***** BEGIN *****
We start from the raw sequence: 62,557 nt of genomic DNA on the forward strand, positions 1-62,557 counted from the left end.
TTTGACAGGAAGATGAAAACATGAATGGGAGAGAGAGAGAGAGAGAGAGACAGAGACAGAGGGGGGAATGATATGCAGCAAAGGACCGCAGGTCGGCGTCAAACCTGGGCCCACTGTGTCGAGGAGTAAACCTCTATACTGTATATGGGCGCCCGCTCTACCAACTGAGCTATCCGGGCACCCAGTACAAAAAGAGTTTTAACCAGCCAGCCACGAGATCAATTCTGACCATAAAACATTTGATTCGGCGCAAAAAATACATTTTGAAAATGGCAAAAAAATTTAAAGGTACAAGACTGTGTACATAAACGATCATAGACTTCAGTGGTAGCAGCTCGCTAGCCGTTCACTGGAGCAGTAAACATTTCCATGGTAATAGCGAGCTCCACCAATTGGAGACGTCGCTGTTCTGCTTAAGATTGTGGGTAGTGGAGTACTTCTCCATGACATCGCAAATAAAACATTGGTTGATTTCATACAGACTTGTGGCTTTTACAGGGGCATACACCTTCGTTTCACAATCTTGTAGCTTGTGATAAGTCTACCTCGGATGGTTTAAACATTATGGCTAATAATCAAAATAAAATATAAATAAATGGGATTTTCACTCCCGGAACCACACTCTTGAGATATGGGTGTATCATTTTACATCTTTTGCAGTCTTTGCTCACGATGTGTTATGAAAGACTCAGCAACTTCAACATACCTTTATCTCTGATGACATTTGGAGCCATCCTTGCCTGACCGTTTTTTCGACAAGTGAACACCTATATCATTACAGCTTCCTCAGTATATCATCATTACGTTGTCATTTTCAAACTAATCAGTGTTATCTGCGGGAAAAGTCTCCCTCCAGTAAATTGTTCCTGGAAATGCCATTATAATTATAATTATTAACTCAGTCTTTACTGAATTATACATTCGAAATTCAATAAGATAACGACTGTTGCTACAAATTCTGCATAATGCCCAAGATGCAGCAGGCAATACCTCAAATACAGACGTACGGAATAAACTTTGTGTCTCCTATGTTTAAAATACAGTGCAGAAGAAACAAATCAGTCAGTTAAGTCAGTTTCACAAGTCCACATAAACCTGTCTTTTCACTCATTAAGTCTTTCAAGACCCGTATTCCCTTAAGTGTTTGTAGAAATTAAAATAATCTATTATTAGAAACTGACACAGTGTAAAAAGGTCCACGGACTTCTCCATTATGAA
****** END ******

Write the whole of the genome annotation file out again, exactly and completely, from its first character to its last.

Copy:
We start from the raw sequence: 62,557 nt of genomic DNA on the forward strand, positions 1-62,557 counted from the left end.
TTTGACAGGAAGATGAAAACATGAATGGGAGAGAGAGAGAGAGAGAGAGACAGAGACAGAGGGGGGAATGATATGCAGCAAAGGACCGCAGGTCGGCGTCAAACCTGGGCCCACTGTGTCGAGGAGTAAACCTCTATACTGTATATGGGCGCCCGCTCTACCAACTGAGCTATCCGGGCACCCAGTACAAAAAGAGTTTTAACCAGCCAGCCACGAGATCAATTCTGACCATAAAACATTTGATTCGGCGCAAAAAATACATTTTGAAAATGGCAAAAAAATTTAAAGGTACAAGACTGTGTACATAAACGATCATAGACTTCAGTGGTAGCAGCTCGCTAGCCGTTCACTGGAGCAGTAAACATTTCCATGGTAATAGCGAGCTCCACCAATTGGAGACGTCGCTGTTCTGCTTAAGATTGTGGGTAGTGGAGTACTTCTCCATGACATCGCAAATAAAACATTGGTTGATTTCATACAGACTTGTGGCTTTTACAGGGGCATACACCTTCGTTTCACAATCTTGTAGCTTGTGATAAGTCTACCTCGGATGGTTTAAACATTATGGCTAATAATCAAAATAAAATATAAATAAATGGGATTTTCACTCCCGGAACCACACTCTTGAGATATGGGTGTATCATTTTACATCTTTTGCAGTCTTTGCTCACGATGTGTTATGAAAGACTCAGCAACTTCAACATACCTTTATCTCTGATGACATTTGGAGCCATCCTTGCCTGACCGTTTTTTCGACAAGTGAACACCTATATCATTACAGCTTCCTCAGTATATCATCATTACGTTGTCATTTTCAAACTAATCAGTGTTATCTGCGGGAAAAGTCTCCCTCCAGTAAATTGTTCCTGGAAATGCCATTATAATTATAATTATTAACTCAGTCTTTACTGAATTATACATTCGAAATTCAATAAGATAACGACTGTTGCTACAAATTCTGCATAATGCCCAAGATGCAGCAGGCAATACCTCAAATACAGACGTACGGAATAAACTTTGTGTCTCCTATGTTTAAAATACAGTGCAGAAGAAACAAATCAGTCAGTTAAGTCAGTTTCACAAGTCCACATAAACCTGTCTTTTCACTCATTAAGTCTTTCAAGACCCGTATTCCCTTAAGTGTTTGTAGAAATTAAAATAATCTATTATTAGAAACTGACACAGTGTAAAAAGGTCCACGGACTTCTCCATTATGAA